I recently stumbled across a 2016 Paris Review essay about Robert Caro ("The Art of Biography") that notes, "If there is a question that annoys Caro more than ‘Do you like Lyndon Johnson?’ it is ‘When will the next book be published?’" I understand. No question makes me cringe more than "What are you working on next?"
Last summer I published my second book, Troubled Refuge: Struggling for Freedom in the Civil War. It features the recurring motif of an empty well at Fort Monroe, Va. Held by the Union throughout the Civil War, Fort Monroe became the destination for thousands of slaves who ran to the Union Army. The fort offered a refuge from slavery, but it could not offer fresh water, notwithstanding the army’s diligent efforts to find some by digging a 900-foot well, meticulously documenting each layer of soil along the bone-dry way. Well-diggers could not have worked harder, but neither could they produce a single drop of fresh water.
Right now, my writing life feels exactly like a 900-foot empty hole in the ground. Moreover, it is an empty hole that I cannot force to refill by dint of my own effort. Sure, I can keep throwing my bucket down the well, but the harder I throw, the louder the clang against that parched wall. All I am likely to get when I haul up the bucket is rope burn, and possibly a dent in the pail. Until a spring bubbles back up again, the well will not so much as dampen — and I have no control over bubbling springs.
Coming to that realization stinks. It goes against everything I tell my students about writing.
A lot of the time writing feels boring, I tell them, because nothing obvious is happening. Still (I sagely continue), bum-in-chair remains the single biggest, most necessary step to writing — so write every day, no matter what. Realize that inspiration is what comes when you create a space for it, which you do by working steadily and accepting no excuses from yourself. (By now I am really on a roll.) Keep at it! Write first! Write constantly! (Here comes the big finish.) Writer’s block, shmiter’s block, keep at it even if you do nothing more than just type everything you now think is looney about what you wrote yesterday. Do. Not. Stop.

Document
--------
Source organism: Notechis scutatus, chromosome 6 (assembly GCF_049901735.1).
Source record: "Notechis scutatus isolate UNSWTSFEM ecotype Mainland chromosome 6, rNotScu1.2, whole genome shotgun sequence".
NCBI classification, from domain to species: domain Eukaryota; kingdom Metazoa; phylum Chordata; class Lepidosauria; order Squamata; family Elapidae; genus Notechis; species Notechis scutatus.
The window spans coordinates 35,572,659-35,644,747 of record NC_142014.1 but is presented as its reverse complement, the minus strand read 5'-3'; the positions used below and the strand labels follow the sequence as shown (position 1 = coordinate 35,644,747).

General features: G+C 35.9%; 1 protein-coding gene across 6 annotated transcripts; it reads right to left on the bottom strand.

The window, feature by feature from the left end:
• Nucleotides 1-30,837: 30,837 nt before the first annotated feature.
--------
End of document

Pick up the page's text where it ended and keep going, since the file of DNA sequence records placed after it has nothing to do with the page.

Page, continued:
Most of the time, that sort of standard writing advice holds true. But there are other times when it needs to come with an asterisk.
I am in an asterisk moment right now — which would hardly be worth wasting ink on, except that I suspect I am not alone. I certainly thought I was aberrational in that regard, until three or four people asked what I was working and I jokingly replied, "I think I’ll write an essay about not working on anything right now." Their vigorous agreement suggested that such an essay might serve a worthwhile purpose.
First things first: The premise of "not working on anything" contains the assumption that the only type of project that really counts is a book project. I am "working on" plenty of things. It is just that none of them are destined for two hard covers with my name on the title page and a Library of Congress E-Four-Fifty-Something call number on the spine.
For the past two years, I have been on faculty leave and employed in a staff position, where I write every day on all sorts of topics, in various formats — none of which go out under my own name, but all of which help keep the writing muscle memory reasonably fit.
Meanwhile, a lot of what I "work on" every day has nothing to do with writing at all, but instead has to do with life — that is, with caring for my two sons on the autism spectrum. Other scholars might not spend the same amount of time teaching their children basic life skills, hanging out at various kid events in case of meltdowns, restoring calm when things go disastrously wrong, or navigating school and insurance bureaucracies as I do, but everyone’s life presents challenges that can be hard to reconcile with scholarly life as we envisioned it back in graduate school.
That gulf — between our expectation of uninterrupted erudite productivity and our various lived realities — can feel a lot like failure. But is it? Now, I firmly believe that bona fide failure serves a necessary purpose in life, but that is a subject for another day. Being without a book project isn’t necessarily a failure.
I propose a different explanation: The problem isn’t that we’re failing to meet our writing expectations; the problem is the expectations themselves. Yes, scholars should write books. I am all for good books and high standards. But the idea that a scholar should always be writing a book is flawed.